But, this little novella was short and sweet. The world building here is very vivid and creative. There was no shortage of beautiful imagery and description. That I believe is the novel’s strength, and if we were to experience a different character’s input and story within this world, I feel like it would have a better chance at sustaining a novel.

One of the downsides to such a short novel is that there was not much time to connect with the characters. in a world as vivid and complex as this one, the premise would really fit better in a full length novel where one has the space to dissect and get involved with the lives of the primary characters. Then there’s the fact that the main character makes a few certainly questionable decisions. I really did enjoy the world, just not as much the actual view of Ruby’s life.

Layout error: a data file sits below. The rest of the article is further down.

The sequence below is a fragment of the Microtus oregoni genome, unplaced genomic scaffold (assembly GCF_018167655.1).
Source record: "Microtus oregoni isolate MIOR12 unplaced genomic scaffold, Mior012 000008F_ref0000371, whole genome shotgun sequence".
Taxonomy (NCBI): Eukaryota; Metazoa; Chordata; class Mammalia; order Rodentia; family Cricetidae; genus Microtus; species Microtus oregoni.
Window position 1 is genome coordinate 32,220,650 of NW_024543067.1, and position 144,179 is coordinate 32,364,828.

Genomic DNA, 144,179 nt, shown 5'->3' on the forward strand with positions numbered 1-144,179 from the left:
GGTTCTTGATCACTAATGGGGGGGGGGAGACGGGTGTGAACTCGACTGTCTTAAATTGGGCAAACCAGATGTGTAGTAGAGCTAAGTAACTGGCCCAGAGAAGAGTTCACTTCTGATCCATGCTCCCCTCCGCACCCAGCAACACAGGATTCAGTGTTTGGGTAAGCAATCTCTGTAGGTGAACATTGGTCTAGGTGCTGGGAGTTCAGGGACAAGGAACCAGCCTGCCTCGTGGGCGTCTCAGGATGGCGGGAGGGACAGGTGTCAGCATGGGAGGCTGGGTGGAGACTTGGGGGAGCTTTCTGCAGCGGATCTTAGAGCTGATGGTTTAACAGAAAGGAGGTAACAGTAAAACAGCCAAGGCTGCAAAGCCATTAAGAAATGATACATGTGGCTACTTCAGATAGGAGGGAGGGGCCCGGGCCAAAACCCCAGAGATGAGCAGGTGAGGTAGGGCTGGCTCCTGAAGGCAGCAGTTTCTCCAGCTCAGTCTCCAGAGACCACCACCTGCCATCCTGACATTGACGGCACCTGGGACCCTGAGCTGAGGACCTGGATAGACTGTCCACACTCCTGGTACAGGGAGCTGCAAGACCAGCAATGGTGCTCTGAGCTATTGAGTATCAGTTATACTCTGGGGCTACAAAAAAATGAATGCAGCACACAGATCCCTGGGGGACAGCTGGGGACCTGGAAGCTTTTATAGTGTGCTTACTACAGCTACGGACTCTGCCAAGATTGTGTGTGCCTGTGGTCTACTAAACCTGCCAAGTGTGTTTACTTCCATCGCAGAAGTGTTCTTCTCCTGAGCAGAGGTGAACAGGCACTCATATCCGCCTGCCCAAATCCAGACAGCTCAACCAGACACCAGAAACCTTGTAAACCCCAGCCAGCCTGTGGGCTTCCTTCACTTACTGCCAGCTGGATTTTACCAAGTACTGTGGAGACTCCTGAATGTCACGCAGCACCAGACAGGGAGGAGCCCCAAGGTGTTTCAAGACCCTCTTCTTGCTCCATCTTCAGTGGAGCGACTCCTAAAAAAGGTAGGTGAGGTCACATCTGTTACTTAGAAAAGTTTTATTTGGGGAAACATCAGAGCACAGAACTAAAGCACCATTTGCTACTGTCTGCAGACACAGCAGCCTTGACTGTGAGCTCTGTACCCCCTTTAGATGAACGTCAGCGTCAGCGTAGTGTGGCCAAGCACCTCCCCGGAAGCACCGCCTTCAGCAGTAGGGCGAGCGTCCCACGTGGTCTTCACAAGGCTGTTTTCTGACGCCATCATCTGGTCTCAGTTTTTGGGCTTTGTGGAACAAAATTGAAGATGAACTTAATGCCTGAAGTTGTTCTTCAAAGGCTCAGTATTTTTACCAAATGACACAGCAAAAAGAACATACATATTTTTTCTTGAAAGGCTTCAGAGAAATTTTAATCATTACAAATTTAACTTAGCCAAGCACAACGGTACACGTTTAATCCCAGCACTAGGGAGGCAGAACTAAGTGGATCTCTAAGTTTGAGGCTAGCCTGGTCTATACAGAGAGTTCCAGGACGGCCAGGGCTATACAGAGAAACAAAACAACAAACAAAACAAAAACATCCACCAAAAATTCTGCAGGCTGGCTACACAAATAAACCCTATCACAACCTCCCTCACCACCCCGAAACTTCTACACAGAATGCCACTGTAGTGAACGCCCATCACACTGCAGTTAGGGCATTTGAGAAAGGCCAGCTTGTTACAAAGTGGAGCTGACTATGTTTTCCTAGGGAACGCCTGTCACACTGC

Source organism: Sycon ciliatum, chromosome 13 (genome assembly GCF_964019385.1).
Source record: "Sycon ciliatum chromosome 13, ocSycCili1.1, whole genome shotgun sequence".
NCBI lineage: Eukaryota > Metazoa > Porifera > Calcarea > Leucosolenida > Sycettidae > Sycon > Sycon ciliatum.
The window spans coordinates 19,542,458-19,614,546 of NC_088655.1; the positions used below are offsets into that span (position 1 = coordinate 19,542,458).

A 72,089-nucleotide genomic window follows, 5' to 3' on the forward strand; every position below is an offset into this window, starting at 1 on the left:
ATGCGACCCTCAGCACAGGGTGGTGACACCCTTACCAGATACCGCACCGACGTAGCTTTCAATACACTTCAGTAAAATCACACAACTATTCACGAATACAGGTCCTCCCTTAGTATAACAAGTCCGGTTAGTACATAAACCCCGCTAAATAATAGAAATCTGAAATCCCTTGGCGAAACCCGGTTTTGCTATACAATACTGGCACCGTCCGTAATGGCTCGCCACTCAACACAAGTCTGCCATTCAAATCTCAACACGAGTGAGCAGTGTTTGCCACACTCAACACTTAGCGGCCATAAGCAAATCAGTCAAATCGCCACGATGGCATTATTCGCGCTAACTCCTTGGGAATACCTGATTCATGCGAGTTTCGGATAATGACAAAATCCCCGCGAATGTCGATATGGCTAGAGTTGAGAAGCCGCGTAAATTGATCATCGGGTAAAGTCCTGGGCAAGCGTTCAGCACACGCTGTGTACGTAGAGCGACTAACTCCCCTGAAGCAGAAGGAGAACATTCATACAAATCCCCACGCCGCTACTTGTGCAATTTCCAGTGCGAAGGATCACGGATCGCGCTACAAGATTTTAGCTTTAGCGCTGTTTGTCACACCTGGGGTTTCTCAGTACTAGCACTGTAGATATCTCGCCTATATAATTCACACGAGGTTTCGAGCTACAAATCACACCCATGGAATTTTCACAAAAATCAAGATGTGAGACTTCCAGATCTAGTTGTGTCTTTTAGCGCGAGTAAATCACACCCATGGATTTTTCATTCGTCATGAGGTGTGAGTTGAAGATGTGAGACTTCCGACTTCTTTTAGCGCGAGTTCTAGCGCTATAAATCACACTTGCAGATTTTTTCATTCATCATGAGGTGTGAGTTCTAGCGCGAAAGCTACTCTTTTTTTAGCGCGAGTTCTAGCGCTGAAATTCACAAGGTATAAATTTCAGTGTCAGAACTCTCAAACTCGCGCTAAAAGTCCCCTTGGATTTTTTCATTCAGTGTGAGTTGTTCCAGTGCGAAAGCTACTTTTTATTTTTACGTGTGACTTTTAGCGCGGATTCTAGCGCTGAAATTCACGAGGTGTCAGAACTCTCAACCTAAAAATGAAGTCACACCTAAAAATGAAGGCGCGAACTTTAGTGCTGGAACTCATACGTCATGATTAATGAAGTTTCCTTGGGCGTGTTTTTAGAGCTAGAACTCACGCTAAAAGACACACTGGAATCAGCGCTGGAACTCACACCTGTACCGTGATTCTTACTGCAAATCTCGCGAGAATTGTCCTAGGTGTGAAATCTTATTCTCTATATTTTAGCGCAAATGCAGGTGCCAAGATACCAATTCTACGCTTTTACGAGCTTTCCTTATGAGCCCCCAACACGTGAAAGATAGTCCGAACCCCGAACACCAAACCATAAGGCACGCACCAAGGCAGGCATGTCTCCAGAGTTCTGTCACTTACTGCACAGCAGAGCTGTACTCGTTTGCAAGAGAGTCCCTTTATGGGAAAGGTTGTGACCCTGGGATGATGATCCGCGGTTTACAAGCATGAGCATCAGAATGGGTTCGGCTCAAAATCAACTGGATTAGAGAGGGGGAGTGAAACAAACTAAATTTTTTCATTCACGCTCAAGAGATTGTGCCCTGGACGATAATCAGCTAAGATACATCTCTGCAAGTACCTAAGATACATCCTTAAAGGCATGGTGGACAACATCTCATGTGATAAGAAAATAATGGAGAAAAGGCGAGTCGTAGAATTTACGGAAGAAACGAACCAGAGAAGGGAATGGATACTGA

There is a bit of a discussion to truly be had about the premise. Would human life really be life if computers were the ones running our world and not us? Sure, the automation and modernization helps, but can computers be trusted to make crucial, life and death type of decisions? I’m not a blogger dedicated to philosophical questions though, so I’ll leave you to ponder that on your own 🙂

I received this book in exchange for an honest review.

Rating:
HeartHeartHeart


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Review Rendezvous: 7/14/18


Valley of Time by Jeremy D. Holden
Book stats:
Genre(s): Science fiction, mystery
Medium: Print
Number of pages: 262
Publish date: November 5th, 2017
Purchase: Amazon – Barnes & Noble – Book Depository